If the law before the Supreme Court is allowed to stand, Louisiana will become the seventh state in the U.S. left with only one abortion provider—as a best-case scenario—and anti-abortion politicians across the country will be emboldened to pass more restrictions, leading to more clinic closures and pushing abortion access entirely out of reach for many women.
No one should be considered “pro-life” that does not care for a child’s well-being or that of their family.
“Sticks and stones,” we’re told. What’s worse, we’re frequently faced with the suggestion that perhaps we might have “misunderstood” what a boy said, or met with the idea that he “didn’t mean it that way.”
Facebook had announced that it would ban “praise, support and representation of white nationalism and white separatism”—but the platform is still profiting off of hate.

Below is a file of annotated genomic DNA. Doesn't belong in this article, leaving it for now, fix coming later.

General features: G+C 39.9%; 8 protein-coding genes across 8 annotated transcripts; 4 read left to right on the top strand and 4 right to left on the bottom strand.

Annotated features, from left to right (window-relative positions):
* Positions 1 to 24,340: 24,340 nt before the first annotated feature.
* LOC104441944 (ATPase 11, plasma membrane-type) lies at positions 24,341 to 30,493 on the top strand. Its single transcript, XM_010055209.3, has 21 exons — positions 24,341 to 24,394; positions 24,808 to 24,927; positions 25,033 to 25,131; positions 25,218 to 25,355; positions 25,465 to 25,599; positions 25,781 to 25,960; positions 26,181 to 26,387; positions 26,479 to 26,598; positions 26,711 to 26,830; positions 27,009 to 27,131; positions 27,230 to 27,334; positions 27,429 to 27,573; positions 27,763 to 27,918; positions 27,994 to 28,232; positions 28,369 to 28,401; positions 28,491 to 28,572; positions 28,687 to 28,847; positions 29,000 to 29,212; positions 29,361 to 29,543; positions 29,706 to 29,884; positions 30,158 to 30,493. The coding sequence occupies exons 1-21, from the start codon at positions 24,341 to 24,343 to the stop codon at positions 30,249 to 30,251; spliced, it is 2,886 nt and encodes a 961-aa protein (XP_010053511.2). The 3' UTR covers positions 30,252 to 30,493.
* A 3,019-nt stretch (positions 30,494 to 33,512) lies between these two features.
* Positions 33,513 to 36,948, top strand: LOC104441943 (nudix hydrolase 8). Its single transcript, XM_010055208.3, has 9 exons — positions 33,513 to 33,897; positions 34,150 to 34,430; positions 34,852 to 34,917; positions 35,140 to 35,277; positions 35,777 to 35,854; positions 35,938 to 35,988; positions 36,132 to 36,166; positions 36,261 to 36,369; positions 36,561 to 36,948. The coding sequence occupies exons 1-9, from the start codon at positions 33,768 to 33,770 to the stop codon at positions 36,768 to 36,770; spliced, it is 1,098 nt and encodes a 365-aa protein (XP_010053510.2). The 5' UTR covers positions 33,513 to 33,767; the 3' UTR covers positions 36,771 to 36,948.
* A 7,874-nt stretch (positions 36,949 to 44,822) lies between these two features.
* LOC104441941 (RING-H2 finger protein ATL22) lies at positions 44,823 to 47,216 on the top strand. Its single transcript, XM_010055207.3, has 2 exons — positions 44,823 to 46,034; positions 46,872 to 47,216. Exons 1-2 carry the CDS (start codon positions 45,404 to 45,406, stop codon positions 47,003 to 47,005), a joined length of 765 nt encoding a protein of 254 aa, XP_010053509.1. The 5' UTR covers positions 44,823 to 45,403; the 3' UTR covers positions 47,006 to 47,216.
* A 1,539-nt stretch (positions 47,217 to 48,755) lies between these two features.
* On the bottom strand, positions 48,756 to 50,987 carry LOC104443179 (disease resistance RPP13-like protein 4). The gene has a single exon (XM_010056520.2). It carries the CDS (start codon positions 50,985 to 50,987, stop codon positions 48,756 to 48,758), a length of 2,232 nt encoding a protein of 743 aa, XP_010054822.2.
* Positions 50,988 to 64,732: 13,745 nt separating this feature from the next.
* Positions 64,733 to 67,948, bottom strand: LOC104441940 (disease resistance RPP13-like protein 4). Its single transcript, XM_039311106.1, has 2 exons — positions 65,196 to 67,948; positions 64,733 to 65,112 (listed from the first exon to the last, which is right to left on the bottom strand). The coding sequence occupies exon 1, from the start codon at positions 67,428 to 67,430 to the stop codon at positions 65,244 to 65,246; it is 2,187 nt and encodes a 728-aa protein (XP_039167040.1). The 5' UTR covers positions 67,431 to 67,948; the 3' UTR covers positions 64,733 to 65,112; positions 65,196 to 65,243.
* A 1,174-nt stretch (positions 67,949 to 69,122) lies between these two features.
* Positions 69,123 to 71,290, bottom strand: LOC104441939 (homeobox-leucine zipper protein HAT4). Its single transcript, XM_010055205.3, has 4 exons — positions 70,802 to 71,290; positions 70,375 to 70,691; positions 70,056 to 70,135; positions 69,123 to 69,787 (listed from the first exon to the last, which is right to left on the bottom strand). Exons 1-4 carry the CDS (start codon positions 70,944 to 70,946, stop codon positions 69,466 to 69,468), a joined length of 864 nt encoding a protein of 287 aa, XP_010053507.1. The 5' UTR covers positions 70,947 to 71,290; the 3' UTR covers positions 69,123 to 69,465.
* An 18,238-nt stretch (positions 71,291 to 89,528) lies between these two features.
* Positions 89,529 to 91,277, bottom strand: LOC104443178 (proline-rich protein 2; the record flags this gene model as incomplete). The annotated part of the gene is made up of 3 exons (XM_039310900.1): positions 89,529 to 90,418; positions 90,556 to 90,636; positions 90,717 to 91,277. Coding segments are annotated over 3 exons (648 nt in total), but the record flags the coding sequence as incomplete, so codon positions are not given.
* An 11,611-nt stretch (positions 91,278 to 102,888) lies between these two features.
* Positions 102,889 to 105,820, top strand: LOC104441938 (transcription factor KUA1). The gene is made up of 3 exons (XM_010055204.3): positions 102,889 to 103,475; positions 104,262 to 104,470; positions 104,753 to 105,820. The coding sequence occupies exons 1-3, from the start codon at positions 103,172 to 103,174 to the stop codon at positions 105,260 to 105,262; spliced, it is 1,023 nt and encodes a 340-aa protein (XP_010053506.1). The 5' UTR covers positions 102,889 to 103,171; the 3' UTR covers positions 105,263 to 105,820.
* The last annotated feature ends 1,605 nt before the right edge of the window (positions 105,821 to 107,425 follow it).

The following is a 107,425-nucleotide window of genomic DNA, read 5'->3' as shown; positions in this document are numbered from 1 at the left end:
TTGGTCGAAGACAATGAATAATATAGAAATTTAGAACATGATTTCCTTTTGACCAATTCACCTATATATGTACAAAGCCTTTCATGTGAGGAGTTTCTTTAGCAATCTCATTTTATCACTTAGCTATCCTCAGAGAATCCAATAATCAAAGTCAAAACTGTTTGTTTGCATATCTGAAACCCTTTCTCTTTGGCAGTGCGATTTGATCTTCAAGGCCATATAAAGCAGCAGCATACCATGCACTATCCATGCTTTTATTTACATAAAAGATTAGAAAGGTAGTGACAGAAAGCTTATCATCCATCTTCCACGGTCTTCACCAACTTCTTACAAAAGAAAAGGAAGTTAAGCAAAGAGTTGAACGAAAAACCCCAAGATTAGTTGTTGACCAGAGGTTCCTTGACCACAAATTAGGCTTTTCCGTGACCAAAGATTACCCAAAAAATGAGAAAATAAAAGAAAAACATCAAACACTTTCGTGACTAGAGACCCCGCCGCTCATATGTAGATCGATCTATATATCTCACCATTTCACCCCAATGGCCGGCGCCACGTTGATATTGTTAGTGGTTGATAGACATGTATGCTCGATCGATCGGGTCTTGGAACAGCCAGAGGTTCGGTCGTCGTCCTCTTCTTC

Women have entered medical school in nearly equal numbers to men for the last 20 years, with women under the age of 35 accounting for 60 percent of physicians in this country. These numbers sound promising, but the numbers do not tell the whole story.
Conservatives say they enact abortion restrictions to protect
women’s health—but we’re not buying it.
In the current political moment, abortion deserves more than a quick-fire round of responses—and many other critical issues deserve more air time, too.
The announcement that the Supreme Court is taking up June Medical Services v. Gee proves two things about the new ultra-conservative Court bench: that it has an utter disregard for any sort of standing legal precedent, and that it clearly views itself as yet another partisan body rather than an independent branch of the government. Both spell disaster for the future right to bodily autonomy of those who are able to get pregnant in the South.
As we begin to navigate our escape as a country, it is helpful to understand Trump and his tactics for what they are: tactics of a perpetrator.
As we reflect upon the two year anniversary of the #MeToo movement and the one year anniversary of the Kavanagh hearings, it is time for us to deepen our collective understanding of the wide-ranging economic and emotional consequences of sexual harassment—and recognize that when women are held back, we all suffer the consequences.